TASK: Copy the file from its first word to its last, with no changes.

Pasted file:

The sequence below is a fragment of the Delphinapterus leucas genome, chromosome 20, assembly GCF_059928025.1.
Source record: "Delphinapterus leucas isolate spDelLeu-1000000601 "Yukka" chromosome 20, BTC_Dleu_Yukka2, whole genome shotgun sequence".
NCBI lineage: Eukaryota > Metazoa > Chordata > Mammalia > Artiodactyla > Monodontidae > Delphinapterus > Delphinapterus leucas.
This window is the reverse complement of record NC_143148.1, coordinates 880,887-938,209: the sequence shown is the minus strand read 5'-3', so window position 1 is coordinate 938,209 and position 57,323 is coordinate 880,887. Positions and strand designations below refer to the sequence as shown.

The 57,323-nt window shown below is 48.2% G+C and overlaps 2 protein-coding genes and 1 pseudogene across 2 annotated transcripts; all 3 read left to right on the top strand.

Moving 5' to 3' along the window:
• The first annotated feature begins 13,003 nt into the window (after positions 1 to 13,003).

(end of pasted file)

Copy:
The sequence below is a fragment of the Delphinapterus leucas genome, chromosome 20, assembly GCF_059928025.1.
Source record: "Delphinapterus leucas isolate spDelLeu-1000000601 "Yukka" chromosome 20, BTC_Dleu_Yukka2, whole genome shotgun sequence".
NCBI lineage: Eukaryota > Metazoa > Chordata > Mammalia > Artiodactyla > Monodontidae > Delphinapterus > Delphinapterus leucas.
This window is the reverse complement of record NC_143148.1, coordinates 880,887-938,209: the sequence shown is the minus strand read 5'-3', so window position 1 is coordinate 938,209 and position 57,323 is coordinate 880,887. Positions and strand designations below refer to the sequence as shown.

The 57,323-nt window shown below is 48.2% G+C and overlaps 2 protein-coding genes and 1 pseudogene across 2 annotated transcripts; all 3 read left to right on the top strand.

Moving 5' to 3' along the window:
• The first annotated feature begins 13,003 nt into the window (after positions 1 to 13,003).